I can’t ignore the tough verses in Romans.
26 Because of this, God gave them over to shameful lusts. Even their women exchanged natural sexual relations for unnatural ones. 27 In the same way the men also abandoned natural relations with women and were inflamed with lust for one another. Men committed shameful acts with other men, and received in themselves the due penalty for their error.Romans 1: 26-27
The tough verses
Ok, I’ve known for a while that these verses were coming, and I can’t say that I’ve been much looking forward o them. But if this daily Romans devotional is going to go through the whole book Romans and take each verse seriously, then I have to take even the unpleasant versesseriously. But I also don’t want to say anything that Paul isn’t saying. So, let’s take a look at these verses. Let’s take them seriously, and let’s struggle with them.
First of all, what is Paul definitely saying here? Paul is definitely saying that homosexual acts–male or female–are unnatural and shameful.
Now, what is Paul not saying? Paul is not saying here that gay marriage is wrong. In fact, it’s implied that the people he’s referring to are committing their shameful acts outside the context of marriage. Perhaps, one could say, the acts are shameful because they are ataking place outside the econtext of marriage. Perhaps sexual acts between same sex married couples would not be shameful and unnatural. At the very least, I think tha’s an interpretation of the text that is not outright contradicted by Paul’s words. You could make a case for that interpretation.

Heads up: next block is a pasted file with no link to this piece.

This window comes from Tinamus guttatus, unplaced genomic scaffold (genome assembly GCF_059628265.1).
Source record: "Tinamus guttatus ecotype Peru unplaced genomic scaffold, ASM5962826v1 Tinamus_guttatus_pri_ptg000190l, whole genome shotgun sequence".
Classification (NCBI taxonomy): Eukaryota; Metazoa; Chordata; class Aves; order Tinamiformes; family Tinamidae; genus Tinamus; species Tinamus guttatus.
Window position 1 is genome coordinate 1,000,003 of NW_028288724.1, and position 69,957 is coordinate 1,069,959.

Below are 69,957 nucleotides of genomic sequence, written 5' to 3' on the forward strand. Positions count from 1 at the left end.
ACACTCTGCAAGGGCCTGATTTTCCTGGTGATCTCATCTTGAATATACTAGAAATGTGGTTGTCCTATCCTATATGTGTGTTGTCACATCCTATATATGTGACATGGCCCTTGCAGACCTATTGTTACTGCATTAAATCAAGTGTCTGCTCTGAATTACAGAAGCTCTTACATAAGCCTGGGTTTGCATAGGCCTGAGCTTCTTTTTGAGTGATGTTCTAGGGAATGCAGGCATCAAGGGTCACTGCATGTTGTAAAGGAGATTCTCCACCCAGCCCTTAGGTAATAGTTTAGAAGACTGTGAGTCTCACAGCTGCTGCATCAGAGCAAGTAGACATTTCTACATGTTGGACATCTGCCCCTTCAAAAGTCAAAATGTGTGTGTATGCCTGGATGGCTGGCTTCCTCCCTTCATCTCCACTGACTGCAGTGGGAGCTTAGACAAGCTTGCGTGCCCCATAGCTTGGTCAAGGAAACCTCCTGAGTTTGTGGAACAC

But how strong of a case? As far as I can tell, not very. First of all, Paul seems to be addressing sexuality from a standpoint of purely what’s natural. He doesn’t even bring marriage into the picture. Notice how he says, “men also abandoned natural relations with women and were inflamed with lust for one another.” Paul’s focus here is on sexual acts themselves and whether they are natural. Whether or not they occur between two married people seems ancillary to Paul’s overall point–or completely disconnected from it. Paul’s focus here is solely on the fact that natural relations occur between men and women (married or not) and not between two people of the same sex.
But is an “unnatural” act in this case wrong? Maybe it doesn’t fit with what’s common in a heteronormative culture, but perhaps it’s just a little harmless eccentricity.
Again, I’m afraid that interpretation simply isn’t supported by the text. Even in just these two verses, Paul always connects the “unnatural” with the “shameful.” The sexual acts aren’t just out of order; they’re something to be ashamed of.
Why are these verses tough?
I don’t know what context you’re reading this in. Maybe you disagree with me sharply and have struggled, in your anger, to make it this far in the post. Maybe you think these points are obvious and you don’t even know why I’m calling these verses “tough.” In any case, please allow me to explain my thinking here.
I know many people who identify as LGBTQ+. I know people who have had homosexual urges but have fought them their entire life. I know people who celebrate being gay, and I know people who damn the very idea of being gay.
On top of all this, we live in a society that increasingly celebrates–not just accepts, but celebrates–an LGBT identity. If you cut against the grain in this category, then you are committing major social sins.
But I don’t want to ignore these verses. If I’m going to take the Bible seriously, I’m going to take all of it seriously. Even the rough parts. I’m open to criticism and argument; I’m open to other interpretations, but I just don’t see another way of reading it.
Yet once again, let’s not mount our high horses. Ephesians tells us, “But among you there must not be even a hint of sexual immorality.” This means all sexual immorality. It means secret lusts of the heart. It means fornication. It means adultery. It means pornography.
Sometimes Christians are quick to condemn homosexuality as a sin–and their right–but they do it with a lot more zeal than they use to purge sexual immorality from their own hearts.